Writing a Smart Business Plan Can Help You Get Money
Quite a few women wrote me after my last email to ask if they needed to submit a business plan to apply for the womensnet.net Amber Grant. I’m glad to say the answer is no. Applying for the Amber Grant takes only a few minutes of your time. Not only is it simple, but I dare say it’s even fun for most women to share their ideas and thoughts about business ownership.
But – you should know that almost all banks, lending institutions, investors, or grant underwriters will want to see your business plan before offering you money for your small business. (Honestly, some of the most successful business ideas I’ve been involved with were outlined over several drinks at a local pub – but most banks don’t accept notes on a bar napkin as a business plan… too bad!!)
With all that said, if you’re a woman entrepreneur looking for money for your small business, you should most certainly take the time to create a business plan. I don’t want you to be intimated by the task, so I thought I would take the time to give you a general idea of what banks or grant underwriters are looking for – along with a few tips to help sway them.
The fundamentals of a business plan are simple. Anyone considering giving you money for your small business wants to know two basic things. First they want to know some details about your business. And, second, they want to know how you plan to grow your business in the future. Not too complicated, right?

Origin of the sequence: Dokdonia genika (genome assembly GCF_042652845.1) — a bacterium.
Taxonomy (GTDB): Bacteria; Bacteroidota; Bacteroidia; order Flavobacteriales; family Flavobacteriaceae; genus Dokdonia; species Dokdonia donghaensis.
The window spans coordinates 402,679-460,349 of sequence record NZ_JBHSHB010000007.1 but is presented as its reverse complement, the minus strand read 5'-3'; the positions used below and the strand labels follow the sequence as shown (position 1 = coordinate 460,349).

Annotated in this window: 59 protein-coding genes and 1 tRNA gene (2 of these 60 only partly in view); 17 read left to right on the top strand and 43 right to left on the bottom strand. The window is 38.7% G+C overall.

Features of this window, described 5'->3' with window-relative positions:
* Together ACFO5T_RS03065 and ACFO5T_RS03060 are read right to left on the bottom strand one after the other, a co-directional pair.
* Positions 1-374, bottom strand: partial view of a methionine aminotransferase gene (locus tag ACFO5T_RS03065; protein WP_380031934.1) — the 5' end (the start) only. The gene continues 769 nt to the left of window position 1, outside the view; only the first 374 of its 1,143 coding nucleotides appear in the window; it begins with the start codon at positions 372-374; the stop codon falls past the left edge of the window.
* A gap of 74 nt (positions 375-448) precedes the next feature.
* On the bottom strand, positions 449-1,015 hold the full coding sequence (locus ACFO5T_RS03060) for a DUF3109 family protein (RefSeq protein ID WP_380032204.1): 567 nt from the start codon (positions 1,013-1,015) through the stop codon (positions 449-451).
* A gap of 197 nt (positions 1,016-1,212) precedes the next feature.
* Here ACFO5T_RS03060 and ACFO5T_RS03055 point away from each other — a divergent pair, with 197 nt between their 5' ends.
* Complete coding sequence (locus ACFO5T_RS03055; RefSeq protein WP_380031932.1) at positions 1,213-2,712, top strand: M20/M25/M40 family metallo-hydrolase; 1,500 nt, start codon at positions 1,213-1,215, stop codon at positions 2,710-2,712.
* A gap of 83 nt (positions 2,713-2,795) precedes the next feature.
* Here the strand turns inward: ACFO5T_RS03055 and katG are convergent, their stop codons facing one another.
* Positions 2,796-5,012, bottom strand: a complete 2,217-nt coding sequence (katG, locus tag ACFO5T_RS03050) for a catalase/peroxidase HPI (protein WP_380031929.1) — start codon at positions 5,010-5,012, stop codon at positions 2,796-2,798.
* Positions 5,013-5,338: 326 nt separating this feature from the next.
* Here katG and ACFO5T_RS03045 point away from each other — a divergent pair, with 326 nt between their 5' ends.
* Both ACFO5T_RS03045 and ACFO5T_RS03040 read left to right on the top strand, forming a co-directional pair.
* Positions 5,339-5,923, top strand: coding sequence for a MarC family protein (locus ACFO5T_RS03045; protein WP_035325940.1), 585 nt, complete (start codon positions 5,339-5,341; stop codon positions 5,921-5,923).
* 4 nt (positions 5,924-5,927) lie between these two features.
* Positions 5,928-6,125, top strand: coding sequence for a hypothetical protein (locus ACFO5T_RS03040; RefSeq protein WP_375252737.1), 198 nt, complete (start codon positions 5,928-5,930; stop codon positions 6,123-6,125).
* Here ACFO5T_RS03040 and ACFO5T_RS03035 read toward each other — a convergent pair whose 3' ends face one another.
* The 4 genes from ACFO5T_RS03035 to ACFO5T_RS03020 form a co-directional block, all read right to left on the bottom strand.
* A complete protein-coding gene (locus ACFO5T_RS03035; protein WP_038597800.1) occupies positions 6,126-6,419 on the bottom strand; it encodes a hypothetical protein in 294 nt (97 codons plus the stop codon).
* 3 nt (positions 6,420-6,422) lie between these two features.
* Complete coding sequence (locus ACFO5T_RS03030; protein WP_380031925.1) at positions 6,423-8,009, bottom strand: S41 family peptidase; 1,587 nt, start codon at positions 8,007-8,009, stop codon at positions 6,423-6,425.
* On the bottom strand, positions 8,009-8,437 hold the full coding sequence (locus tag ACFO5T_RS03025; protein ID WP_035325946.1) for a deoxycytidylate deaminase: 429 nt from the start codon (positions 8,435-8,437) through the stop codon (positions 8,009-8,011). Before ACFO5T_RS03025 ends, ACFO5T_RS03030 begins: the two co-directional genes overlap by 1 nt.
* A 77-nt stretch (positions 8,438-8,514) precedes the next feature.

Now let’s break down the essential parts of creating your small business plan:
1. Title Page – This page identifies your business and contact information. It should include the name of your business, mailing and/or physical address, phone number, fax number, email address, website URL, as well as the names of the owners of the business. It’s also a good idea to note when your business was formed, and what type of legal entity your business is formed under.
2. Table of Contents – Tell them what you’re going tell them. Give the reader a sneak peek of what they can expect to see in the rest of the document. Just write a sentence or two for each section to pique the interest of the reader.
3. Introduction – Start with a brief one-page summary of why you created your business plan. In other words, tell them your objective. In this case, you will explain why you need money for your business. Next, you should describe your business. Nothing elaborate. Just get the point across in a few sentences. The final part of the Introduction section is to tell the potential lender, investor or grant underwriter about your background and how you were inspired to come up with your business. Include your special skill-set or experiences that are relevant to your business venture. This is your chance to sell them on your business’ most important asset – YOU!
4. Business Description – You want to explain to them the specifics of the products or services you provide. Please take this time to brag a little about what you do. For example, if you are starting a baked goods business, don’t just say you sell baked goods. Give a reason of what makes what you unique. You have a baked goods business that uses only vegan and organic ingredients. Or you specialize in wedding cakes. Or, as one small business owner near me has named her storefront – she is the “Pie Lady.” Guess who every restaurant owner in town thinks of when they want to buy the best pies for their customers?